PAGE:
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  • (female announcer) This is a production of WKNO - Memphis.

  • Production funding for "Behind the Headlines" is made possible

  • in part by..

  • The fight over annexation in the suburbs tonight

  • on "Behind the Headlines".

  • ♪♪♪

  • I'm Eric Barnes, publisher of the Memphis Daily News.

  • Thanks for joining us.

  • We are joined tonight by State Representative Steve McManus

  • representing Cordova.

  • Thank you for being here.

  • Thank you!

  • Also Bill Boyd from the Memphis City Council.

  • Thank you for being here.

  • My pleasure.

  • Jim Tomasik from Cordova's Voice.

  • Thanks for having me.

  • Absolutely.

  • And Bill Dries, senior reporter with the Memphis Daily News.

  • We'll start with you, Steve.

  • The annexation is complicated.

  • We'll get in to some of the history of it.

  • We'll get in to where we are now.

  • But there's some change in the air.

  • The state legislature in this past session put a moratorium

  • in place.

  • Why a moratorium and what do you all hope to get out of this

  • moratorium?

  • Yeah, sure.

  • Um, there's a real sense going on in Nashville and you can

  • really feel it.

  • And the bottom line is that our constituents are really saying

  • we want more of a voice when it comes to annexation issues.

  • We are one of the handful of states in the United States that

  • still allows a municipality to really exercise their heavy hand

  • of government and simply come in and take a particular territory.

  • And there's no doubt about it that we've had a tough time when

  • it comes to the economy.

  • And we seem to be seeing more and more of this annexation

  • issues as the economy was in pretty tough,

  • you know, a pretty tough strain.

  • So that's what we're hoping for right now.

  • What we're considering is a moratorium for about a year to

  • see if really we want to change the law and become one

  • of the majority of states that will say,

  • "If a particular area is going to be annexed,

  • it's going to be done by referendum" meaning you have a

  • vote versus simply giving that power to the municipality.

  • And that's a vote of the people there,

  • being annexed, which right now doesn't exist.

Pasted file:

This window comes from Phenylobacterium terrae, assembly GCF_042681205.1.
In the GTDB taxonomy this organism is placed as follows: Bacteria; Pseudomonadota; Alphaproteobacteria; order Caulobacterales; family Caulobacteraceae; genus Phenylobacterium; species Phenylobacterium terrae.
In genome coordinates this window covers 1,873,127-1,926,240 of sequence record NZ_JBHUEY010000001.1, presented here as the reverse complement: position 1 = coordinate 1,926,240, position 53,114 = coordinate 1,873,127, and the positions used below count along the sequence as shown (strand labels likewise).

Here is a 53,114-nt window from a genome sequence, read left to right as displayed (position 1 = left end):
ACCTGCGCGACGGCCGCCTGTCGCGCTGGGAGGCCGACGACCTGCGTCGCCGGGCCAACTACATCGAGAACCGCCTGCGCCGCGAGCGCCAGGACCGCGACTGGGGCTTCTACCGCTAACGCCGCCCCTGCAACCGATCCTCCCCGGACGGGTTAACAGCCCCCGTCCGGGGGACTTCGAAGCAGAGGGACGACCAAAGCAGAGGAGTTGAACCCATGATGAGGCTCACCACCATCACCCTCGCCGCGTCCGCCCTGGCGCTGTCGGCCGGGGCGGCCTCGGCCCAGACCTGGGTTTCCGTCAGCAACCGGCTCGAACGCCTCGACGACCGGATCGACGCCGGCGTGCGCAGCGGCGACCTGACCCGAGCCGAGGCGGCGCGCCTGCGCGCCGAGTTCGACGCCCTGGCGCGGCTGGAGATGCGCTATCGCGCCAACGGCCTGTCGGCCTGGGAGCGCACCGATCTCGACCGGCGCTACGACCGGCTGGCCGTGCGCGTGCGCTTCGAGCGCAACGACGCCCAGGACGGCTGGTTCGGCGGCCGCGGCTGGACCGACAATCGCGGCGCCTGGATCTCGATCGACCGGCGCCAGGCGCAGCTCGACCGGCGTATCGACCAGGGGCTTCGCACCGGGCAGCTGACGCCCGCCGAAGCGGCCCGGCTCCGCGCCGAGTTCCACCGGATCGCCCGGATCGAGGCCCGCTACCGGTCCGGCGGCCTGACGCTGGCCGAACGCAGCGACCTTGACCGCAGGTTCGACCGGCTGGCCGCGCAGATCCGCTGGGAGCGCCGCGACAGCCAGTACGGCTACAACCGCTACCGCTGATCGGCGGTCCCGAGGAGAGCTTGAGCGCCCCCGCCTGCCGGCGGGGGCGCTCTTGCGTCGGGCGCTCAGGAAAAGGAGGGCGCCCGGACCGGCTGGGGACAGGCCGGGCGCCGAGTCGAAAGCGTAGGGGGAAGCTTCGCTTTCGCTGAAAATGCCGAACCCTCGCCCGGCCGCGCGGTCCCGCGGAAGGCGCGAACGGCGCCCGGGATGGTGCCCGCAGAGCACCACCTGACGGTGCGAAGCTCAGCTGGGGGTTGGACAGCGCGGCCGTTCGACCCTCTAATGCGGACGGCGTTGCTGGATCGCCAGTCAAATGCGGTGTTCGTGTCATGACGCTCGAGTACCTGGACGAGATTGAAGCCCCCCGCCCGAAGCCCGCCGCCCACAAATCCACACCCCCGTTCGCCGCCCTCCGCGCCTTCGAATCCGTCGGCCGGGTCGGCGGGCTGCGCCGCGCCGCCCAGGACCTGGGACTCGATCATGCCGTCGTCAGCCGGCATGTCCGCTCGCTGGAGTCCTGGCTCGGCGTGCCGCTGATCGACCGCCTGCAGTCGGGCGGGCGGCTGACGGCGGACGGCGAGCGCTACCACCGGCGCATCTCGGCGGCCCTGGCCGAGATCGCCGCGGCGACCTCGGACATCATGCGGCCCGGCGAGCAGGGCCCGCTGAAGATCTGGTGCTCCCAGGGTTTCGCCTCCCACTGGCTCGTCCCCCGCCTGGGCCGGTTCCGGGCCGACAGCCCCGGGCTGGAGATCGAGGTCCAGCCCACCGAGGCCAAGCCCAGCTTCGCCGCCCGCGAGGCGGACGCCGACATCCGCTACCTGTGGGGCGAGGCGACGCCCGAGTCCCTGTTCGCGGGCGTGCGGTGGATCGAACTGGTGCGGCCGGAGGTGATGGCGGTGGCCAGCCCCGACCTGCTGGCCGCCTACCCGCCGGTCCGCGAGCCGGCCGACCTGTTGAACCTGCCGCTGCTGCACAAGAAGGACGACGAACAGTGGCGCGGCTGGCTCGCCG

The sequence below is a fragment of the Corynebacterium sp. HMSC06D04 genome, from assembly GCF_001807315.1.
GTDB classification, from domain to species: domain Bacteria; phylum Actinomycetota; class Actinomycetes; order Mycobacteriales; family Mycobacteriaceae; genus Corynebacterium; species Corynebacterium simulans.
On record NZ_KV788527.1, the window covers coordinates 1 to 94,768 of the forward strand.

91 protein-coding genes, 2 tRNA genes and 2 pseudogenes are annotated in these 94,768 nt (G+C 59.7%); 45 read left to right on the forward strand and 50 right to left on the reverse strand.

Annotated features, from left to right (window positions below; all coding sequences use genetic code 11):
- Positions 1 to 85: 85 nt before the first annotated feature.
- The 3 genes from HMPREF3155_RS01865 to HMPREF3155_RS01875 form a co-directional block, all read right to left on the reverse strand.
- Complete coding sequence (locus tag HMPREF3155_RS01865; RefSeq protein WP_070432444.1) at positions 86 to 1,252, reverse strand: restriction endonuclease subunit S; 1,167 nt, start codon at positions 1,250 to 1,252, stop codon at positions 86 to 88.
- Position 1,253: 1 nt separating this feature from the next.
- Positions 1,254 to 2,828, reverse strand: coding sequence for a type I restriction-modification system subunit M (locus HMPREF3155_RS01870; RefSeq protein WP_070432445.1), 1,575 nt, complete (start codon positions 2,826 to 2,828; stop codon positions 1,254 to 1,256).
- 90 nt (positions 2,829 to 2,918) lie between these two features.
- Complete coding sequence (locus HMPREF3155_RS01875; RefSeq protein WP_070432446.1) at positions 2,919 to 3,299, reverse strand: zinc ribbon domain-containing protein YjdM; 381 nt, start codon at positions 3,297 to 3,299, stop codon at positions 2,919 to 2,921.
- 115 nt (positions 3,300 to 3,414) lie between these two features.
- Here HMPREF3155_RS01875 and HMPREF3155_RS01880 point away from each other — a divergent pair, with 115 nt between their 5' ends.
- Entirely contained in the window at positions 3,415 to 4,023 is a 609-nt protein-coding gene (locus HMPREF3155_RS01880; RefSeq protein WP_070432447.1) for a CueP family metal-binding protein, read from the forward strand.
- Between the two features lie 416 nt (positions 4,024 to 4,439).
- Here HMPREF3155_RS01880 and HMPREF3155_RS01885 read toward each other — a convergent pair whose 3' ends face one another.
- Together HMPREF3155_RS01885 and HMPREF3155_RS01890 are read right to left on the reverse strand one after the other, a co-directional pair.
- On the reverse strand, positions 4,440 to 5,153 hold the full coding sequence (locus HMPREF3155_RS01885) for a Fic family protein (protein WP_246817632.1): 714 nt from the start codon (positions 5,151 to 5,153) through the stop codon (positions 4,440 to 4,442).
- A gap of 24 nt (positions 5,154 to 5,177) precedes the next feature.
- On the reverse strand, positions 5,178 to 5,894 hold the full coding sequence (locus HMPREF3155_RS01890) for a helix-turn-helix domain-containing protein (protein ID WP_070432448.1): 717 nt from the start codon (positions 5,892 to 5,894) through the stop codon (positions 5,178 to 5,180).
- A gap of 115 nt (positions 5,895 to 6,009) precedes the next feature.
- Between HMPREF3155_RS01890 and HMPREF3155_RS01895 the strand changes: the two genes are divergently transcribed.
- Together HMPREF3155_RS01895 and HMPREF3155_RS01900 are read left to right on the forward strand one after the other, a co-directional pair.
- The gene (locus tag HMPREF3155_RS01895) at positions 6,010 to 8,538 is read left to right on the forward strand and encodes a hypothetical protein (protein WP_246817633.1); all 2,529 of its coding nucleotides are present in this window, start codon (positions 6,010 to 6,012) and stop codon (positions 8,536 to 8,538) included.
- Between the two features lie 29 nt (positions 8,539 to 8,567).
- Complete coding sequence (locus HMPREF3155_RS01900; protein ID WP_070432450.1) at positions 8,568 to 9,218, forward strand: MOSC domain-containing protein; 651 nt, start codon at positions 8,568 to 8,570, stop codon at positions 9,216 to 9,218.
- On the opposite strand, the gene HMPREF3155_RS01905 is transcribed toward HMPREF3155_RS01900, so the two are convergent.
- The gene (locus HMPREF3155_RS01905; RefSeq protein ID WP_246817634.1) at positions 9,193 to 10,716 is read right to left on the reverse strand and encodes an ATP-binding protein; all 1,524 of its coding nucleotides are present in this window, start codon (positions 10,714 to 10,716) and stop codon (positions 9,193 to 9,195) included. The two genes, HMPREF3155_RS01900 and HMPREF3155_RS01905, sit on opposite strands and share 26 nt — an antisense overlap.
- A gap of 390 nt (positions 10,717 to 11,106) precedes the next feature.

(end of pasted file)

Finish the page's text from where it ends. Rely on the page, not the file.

• And I think that's part of your concern,

  • Jim.

  • You are in an area that has not been annexed by the city of

  • Memphis?

  • No, we were just annexed recently.

  • And the situation is we were not even aware that this was going

  • on.

  • I guess we were minding our own business.

  • And next thing I know, we get a notice in the mail saying that

  • our..

  • We owed taxes.

  • But not only taxes starting at that time,

  • they're billing us for a period of time before that which drove

  • our house notes up in the south Cordova area up a lot.

  • There's no evidence that we received any services from the

  • city of Memphis prior to this time.

  • So I'm not exactly sure how in the world they could back tax

  • you for something that you did not receive.

  • And, uh, it really has the people in this area up in arms.

  • And we've had some meetings where 500 people showed up.

  • And these are the people who could make the meeting showed

  • up.

  • And they're all upset that this has happened without their

  • ability to have a vote to say we want to be a part of Memphis or

  • we don't.

  • Something that happened..

  • If I go too long just cut me off.

  • But something that happened in Millington would be a perfect

  • example about how this should be run.

  • Millington went to annex an area,

  • two areas: Lucy and Kerr.

  • Kerr is north of them.

  • Lucy is south of Millington.

  • And they gave the people a choice to be annexed.

  • This is, even with the current laws,

  • and this is not long ago.

  • They gave them choice to be annexed.

  • The people in the Kerr area said,